What are Constitutional Rights?
Constitutional rights are fairly easily defined though they don’t exist for all people and may not be the same in different areas of the world. These rights are those guaranteed to people and explicitly stated in a government's constitution, which sets forth laws of the region. There are many countries that have implicit constitutional rights instead, but some countries make a statement of rights to which citizens and possibly others in the country are entitled.
A familiar example of constitutional rights is the United States of America's constitution, which devotes its first ten amendments to explicitly defining the rights of its people. The US constitution later was enhanced by the addition of amendments that expand certain rights. These include the right for more people to vote or amendments that protect people from undue discrimination by the government or others due to things such as race or gender.
The basic constitutional rights afforded people in the first ten amendments or the Bill of Rights include the right to an expedient trial and deliberation by a jury of peers. They exclude illegal search and seizure of property.
People in the US have the ability to exercise free speech, free press, free choice of religion, and they have right to bear arms. Other rights like the right not to self incriminate and to freely assemble exist too. Provided the constitution remains unchanged, the right to any of these things is guaranteed by law, with some exceptions, which are now more limited than was once true.
The way person or citizen is defined has changed over time. Women, slaves and Native Americans lacked full constitutional rights for many years. The extent to which constitutional rights have an impact depends on the group of population defined as citizens. If this a small group, then it really doesn’t matter how expansive and liberal a constitution seems in granting rights. A constitution could be a document of extraordinary discrimination despite appearing to offer a lot of rights to “citizens” or another defined group.
People might also lose rights granted by a constitution, under some circumstances. This could occur if they commit crimes of a certain nature. Again, it all depends on how a constitution defines “persons” who are allowed rights. Similarly, rights are usually granted only to citizens, but they might also apply to legal residents or visitors.
In essence, the way a state defines persons determines who has protected, stated rights under the law, and each country could determine exactly what constitutional rights exist for its defined set of “persons.” Many of these rights are the same and there also may be a sense of human rights that underlies any specific documents suggesting constitutional rights. Not all governments explicitly set forth a series of rights in a constitution, but there can be implicit understanding that citizenry or anyone in a country is entitled to certain things.
@Moldova - On top of too many people losing sight of these rights, I also feel that people miss important details on what Congress and the people / states can do.
First, there's the First Amendment that starts with "Congress shall make no law...", which means that we the people of the U.S. have our rights to free speech/liberty protected from Congress' laws.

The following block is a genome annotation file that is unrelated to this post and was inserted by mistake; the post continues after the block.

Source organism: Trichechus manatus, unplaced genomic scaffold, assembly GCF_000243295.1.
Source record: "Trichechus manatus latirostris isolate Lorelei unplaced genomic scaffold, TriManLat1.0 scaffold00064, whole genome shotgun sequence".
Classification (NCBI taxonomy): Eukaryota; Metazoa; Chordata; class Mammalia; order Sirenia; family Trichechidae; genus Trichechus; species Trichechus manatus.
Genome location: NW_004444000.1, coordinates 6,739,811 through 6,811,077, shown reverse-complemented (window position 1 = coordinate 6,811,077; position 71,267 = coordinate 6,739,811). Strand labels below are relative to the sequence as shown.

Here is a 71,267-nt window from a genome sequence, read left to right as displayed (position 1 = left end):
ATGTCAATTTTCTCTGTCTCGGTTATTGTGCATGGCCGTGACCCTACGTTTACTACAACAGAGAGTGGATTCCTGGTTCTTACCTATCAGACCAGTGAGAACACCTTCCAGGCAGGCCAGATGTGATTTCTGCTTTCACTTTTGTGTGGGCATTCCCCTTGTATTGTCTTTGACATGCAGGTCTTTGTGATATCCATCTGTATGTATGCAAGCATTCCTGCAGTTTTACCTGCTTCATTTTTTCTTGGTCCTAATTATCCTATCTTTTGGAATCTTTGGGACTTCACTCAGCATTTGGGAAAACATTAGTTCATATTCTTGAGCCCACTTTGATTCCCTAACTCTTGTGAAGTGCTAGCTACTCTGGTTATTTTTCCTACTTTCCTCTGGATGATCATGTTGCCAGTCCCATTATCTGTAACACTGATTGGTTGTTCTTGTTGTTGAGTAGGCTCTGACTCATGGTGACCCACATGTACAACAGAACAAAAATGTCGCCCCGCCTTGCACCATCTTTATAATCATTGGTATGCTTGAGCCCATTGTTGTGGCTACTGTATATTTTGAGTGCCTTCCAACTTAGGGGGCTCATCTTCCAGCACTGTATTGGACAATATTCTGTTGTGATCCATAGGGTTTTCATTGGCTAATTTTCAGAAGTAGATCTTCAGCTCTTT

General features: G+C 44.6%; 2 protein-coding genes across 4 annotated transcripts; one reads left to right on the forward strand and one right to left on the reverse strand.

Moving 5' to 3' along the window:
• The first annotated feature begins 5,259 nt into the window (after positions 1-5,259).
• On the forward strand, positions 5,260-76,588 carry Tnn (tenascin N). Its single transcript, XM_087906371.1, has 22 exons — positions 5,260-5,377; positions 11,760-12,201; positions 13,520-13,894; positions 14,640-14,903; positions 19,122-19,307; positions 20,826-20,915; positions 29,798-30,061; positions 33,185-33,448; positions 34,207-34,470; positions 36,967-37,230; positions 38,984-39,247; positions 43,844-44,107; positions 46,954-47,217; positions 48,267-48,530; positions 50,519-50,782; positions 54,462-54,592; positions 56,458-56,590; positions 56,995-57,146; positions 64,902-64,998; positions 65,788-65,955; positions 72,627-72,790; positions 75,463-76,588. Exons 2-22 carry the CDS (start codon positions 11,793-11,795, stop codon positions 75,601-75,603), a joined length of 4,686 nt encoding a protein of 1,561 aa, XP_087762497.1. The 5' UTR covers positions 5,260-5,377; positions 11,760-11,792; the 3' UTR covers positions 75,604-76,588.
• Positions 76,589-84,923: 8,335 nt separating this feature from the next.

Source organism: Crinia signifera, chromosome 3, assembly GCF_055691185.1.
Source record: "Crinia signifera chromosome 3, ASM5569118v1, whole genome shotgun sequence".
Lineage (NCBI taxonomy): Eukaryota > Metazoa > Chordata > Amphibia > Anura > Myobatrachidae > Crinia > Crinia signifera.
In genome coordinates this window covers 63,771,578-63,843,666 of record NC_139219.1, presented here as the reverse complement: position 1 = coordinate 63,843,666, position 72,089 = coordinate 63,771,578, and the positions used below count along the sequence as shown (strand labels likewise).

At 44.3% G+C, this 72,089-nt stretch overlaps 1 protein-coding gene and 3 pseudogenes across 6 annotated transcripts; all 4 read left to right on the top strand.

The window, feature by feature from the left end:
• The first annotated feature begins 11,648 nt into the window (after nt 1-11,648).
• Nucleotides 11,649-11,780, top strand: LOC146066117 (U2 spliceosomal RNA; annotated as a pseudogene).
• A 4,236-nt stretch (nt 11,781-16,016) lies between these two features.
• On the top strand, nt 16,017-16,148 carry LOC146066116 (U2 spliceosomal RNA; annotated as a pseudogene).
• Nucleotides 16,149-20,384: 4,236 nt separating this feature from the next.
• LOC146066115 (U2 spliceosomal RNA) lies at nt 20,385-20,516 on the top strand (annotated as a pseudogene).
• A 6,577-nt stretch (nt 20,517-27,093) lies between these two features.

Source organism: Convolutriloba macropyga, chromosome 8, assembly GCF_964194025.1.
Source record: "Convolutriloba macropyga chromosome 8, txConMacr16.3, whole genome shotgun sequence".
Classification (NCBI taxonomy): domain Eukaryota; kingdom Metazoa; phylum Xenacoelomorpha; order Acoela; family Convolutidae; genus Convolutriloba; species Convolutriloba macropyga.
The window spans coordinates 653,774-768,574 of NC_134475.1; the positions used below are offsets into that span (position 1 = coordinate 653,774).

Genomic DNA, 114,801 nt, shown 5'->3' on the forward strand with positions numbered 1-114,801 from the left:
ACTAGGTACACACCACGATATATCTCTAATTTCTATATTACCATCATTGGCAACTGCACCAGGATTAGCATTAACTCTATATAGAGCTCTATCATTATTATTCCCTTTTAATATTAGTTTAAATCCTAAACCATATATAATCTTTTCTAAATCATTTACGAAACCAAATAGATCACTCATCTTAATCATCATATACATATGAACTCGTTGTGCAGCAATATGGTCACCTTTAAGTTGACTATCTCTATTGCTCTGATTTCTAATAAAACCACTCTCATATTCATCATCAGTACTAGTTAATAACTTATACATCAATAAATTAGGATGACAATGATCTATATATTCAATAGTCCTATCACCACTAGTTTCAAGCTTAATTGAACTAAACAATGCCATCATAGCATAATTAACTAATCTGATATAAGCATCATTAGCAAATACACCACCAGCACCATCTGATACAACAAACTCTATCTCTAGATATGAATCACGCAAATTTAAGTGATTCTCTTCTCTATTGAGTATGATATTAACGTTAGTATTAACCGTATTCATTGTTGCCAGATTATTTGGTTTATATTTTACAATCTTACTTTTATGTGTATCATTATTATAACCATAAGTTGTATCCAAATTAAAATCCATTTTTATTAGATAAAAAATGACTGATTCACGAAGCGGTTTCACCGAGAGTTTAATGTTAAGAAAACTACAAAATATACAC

However, the 10th Amendment also states:
"The powers not delegated to the U.S by the Constitution, nor prohibited by it to the States, are reserved to the States respectively, or to the people."
This means that, as is, the right to deprive someone of liberty and free speech is possible through State law and/or the people of the U.S. wherein they reside.
However, this also leads to a statement within Section 1 of the 14th Amendment:
"...No State shall make or enforce any law which shall abridge the privileges or immunities of citizens of the U.S; nor shall any State deprive any person of life, liberty, or property, without due process of law; nor deny to any person within its jurisdiction the equal protection of the laws."
This means that the states, nor the people of that state, cannot arbitrarily deprive persons of their freedom/liberties.
So, in short, if we the people (not Congress or the President) feel that the media is falsifying information in some way, we have a right in our States to bring them to court. Also, when the States passed the law to deprive someone the freedom to burn U.S. flags (aka personal property), the Supreme Court should have no say since this was a state issue.
We also have a right to demand term limitations for the members our state elects to Congress. This is because the power of term limits is not given to the U.S, but to the states individually.
This is what you call self governing and what Madison refers to in The Federalist Papers No. 51 about a compound Republic of America.
Apologies if this was long, but I wanted to emphasize that there was more to the Constitution that people may miss when they do not read from the source.
Moldova- I agree with you. The founders of the constitution really had insight to human behavior and what protections were needed to be set in order to maintain a just society.
Great article- I just want to add that the First Amendment is such an important right that too many people lose sight of it.
The right to free speech and press is automatically granted in the United States but not in all countries of the world. Cuba one of the few communist nations still around, limits the press to just one newspaper called the “Granma”.
But the state controlled media does not end there, internet access is prohibited and the television channels only present the government’s point of view.
Dissent is prohibited and many protestors have been jailed given 10-20 sentences for minor disagreements with the government policies. The First Amendment was listed first because of its incredible importance to support a free and open society.
Post your comments